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Life After COVID: One Survivor’s Journey

Published on Jul. 15, 2021

One Survivor’s Journey from the COVID-19 Unit to Overcoming the Illness’s Long-term Symptoms

On the evening of March 25, 2020, Doug Galer was returning from a rescue call when he suddenly didn't feel so well.

"I had the chills, a very slight fever, and a bad headache," says the now 60-year-old Otsego County EMT Rescue Tech. "It just wasn’t right – I knew something was wrong."

That something wrong was COVID-19.

Doug immediately headed home, where he wrestled with his symptoms for ten long days, telling himself he would eventually get better. But Doug felt worse with each passing day. On April 6, 2020, he reached his breaking point: gasping for breath, Doug called the ambulance – the same team he would normally be working alongside to help save others.  "A fellow paramedic said he had never seen anyone as gray as I was. Even then, I just still didn't think I was that bad."

The Long Road to Recovery

Doug was rushed to Munson Healthcare Otsego Memorial Hospital, where he was diagnosed with COVID-19, intubated, and immediately transferred to the COVID unit at Munson Healthcare Grayling Hospital. His memory of the experience ends there. Over the next ten days, Doug developed COVID-induced pneumonia before his kidneys began shutting down. He was immediately transferred to Munson Medical Center's COVID unit, where he required dialysis to take over for his failing kidneys, along with a feeding tube delivering nourishment to his struggling body for three weeks.

A week later, Doug became the first person in northern Michigan to receive convalescent plasma treatment for his illness. Suddenly, within a few weeks, he opened his eyes for the first time in over a month.

"It was kind of surreal, not really knowing what had happened," he recalls. "I knew where I was, but it was just kind of strange. People were talking, and I was thinking it was still the middle of April. I didn't realize a month had passed. I even asked my wife what we were doing for Easter."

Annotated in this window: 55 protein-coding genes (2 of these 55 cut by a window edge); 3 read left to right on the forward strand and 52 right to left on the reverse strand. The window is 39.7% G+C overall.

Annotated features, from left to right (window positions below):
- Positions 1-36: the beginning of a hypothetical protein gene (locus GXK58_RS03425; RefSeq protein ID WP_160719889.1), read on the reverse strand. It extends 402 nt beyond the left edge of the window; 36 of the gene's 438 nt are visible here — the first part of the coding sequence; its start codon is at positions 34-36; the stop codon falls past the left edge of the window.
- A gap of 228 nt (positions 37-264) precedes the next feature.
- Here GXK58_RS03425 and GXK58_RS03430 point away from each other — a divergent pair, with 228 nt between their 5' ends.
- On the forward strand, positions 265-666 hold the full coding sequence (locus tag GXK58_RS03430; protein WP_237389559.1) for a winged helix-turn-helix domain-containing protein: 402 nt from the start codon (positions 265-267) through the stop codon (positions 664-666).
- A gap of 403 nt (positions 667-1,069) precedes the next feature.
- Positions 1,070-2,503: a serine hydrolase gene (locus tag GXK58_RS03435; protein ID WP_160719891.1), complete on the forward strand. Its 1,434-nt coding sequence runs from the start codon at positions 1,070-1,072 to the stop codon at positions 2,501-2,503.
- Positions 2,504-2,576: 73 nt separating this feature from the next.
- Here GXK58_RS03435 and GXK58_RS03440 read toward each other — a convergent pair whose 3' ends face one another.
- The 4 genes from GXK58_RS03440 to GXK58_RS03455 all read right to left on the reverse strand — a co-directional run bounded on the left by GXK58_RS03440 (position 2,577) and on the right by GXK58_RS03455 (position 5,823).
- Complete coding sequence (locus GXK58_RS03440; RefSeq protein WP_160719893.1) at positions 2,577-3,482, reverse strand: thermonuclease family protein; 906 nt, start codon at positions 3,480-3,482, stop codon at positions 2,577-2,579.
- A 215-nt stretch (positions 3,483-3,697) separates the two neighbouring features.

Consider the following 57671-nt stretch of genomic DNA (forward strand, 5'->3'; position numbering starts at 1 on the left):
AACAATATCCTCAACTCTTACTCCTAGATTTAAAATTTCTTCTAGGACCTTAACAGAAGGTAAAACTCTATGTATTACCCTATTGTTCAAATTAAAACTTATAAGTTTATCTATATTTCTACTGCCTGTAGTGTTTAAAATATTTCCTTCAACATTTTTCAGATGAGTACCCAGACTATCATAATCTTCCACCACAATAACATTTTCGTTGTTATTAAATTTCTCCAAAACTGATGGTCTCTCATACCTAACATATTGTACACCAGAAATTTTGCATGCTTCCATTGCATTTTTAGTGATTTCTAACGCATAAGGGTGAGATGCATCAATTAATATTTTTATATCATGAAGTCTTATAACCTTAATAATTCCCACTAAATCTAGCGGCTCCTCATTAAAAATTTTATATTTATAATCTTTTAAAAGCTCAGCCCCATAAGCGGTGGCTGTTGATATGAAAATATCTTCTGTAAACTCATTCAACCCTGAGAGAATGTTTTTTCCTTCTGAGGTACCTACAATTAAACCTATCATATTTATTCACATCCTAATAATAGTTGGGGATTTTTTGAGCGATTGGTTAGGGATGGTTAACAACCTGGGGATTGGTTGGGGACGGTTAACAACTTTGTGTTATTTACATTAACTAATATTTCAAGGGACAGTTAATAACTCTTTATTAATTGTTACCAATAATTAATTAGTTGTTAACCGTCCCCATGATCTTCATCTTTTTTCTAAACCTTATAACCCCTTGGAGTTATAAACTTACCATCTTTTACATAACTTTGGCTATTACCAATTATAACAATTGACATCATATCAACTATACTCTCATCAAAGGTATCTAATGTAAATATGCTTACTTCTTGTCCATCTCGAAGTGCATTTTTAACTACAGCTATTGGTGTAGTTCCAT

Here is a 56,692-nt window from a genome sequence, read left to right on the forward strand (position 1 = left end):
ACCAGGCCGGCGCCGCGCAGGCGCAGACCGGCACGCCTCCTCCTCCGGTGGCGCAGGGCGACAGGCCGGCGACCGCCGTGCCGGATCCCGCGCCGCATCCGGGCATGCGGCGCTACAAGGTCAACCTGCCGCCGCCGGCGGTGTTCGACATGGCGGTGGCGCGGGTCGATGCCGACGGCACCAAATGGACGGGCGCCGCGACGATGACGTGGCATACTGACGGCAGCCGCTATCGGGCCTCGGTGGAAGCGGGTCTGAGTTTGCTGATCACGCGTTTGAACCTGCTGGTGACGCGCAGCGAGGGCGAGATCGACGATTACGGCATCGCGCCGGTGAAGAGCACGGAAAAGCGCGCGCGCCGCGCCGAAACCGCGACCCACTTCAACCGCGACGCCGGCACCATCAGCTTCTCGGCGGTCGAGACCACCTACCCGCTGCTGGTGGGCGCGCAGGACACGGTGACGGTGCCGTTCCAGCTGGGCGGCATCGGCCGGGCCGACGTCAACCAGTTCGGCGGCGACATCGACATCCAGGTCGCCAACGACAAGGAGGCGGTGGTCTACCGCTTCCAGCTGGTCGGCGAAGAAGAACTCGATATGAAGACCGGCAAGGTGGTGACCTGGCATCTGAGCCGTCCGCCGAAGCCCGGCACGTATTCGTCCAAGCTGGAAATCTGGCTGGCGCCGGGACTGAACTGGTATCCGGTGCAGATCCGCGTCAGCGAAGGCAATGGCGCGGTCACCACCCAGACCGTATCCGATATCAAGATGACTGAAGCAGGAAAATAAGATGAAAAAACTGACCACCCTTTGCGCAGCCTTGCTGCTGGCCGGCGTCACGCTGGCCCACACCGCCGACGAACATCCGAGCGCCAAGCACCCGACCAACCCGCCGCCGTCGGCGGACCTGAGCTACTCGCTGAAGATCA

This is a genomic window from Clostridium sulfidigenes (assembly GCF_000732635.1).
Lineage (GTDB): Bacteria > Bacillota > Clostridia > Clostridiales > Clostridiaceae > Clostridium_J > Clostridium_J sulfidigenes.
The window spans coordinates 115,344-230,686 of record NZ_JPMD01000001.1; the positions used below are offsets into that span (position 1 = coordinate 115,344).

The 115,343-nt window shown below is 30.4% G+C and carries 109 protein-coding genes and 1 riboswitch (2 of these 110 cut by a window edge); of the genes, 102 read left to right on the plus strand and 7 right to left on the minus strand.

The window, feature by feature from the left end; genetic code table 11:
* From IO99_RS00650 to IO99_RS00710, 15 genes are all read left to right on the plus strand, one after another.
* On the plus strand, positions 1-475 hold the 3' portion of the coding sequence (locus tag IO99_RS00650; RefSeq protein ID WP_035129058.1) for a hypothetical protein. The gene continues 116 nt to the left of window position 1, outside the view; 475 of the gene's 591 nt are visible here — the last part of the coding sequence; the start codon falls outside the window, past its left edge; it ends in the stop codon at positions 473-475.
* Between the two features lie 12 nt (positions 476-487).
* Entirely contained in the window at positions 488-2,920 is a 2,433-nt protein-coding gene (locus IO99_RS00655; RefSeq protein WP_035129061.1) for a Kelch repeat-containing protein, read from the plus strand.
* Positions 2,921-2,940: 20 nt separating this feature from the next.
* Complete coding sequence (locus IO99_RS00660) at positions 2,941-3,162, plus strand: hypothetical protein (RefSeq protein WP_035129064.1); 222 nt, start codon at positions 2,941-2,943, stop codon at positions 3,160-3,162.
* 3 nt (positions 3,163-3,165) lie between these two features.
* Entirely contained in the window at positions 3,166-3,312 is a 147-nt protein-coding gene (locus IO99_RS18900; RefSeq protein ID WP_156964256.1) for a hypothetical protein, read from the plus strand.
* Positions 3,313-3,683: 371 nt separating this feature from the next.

It’s Not Over Yet: Navigating Post-COVID Symptoms

Doug’s condition improved, and he was moved from the COVID Unit to ICU, followed by a month of inpatient rehabilitation, where he started physical and occupational therapy to recover the strength, balance, and range of motion he'd lost. When he finally returned home in late June, Doug never imagined that the impact of COVID would continue to disrupt his life – especially when it came to moving around.

After struggling for six months with what he felt was muscle weakness, he decided to start a pulmonary rehabilitation program at Otsego Memorial Hospital on the recommendation of his friend, Denise Schmidlin, Supervisor of the Cardiac/ Pulmonary Rehabilitation Department at Munson Healthcare Otsego Memorial Hospital.

After speaking with his primary care physician, Doug was referred to a 12-week, 36-session exercise and education program designed to control breathing difficulties, improve lung capacity, and improve one’s ability to participate comfortably in movement and exercise.

“Patients recovering from COVID frequently have lingering symptoms that may last for months to years depending on the severity. This increases if they were hospitalized to treat the illness,” explains Schmidlin. “Doug’s symptoms – difficulty breathing, fatigue, and decreased exercise tolerance – fell in right in line with what many COVID survivors have experienced following their recovery. Symptoms that pulmonary rehabilitation can help address. We’re unable to repair the damage done by the COVID-19 virus or any other pulmonary disease, but we can improve overall quality of life, increase exercise endurance, and improve overall mental and emotional status.”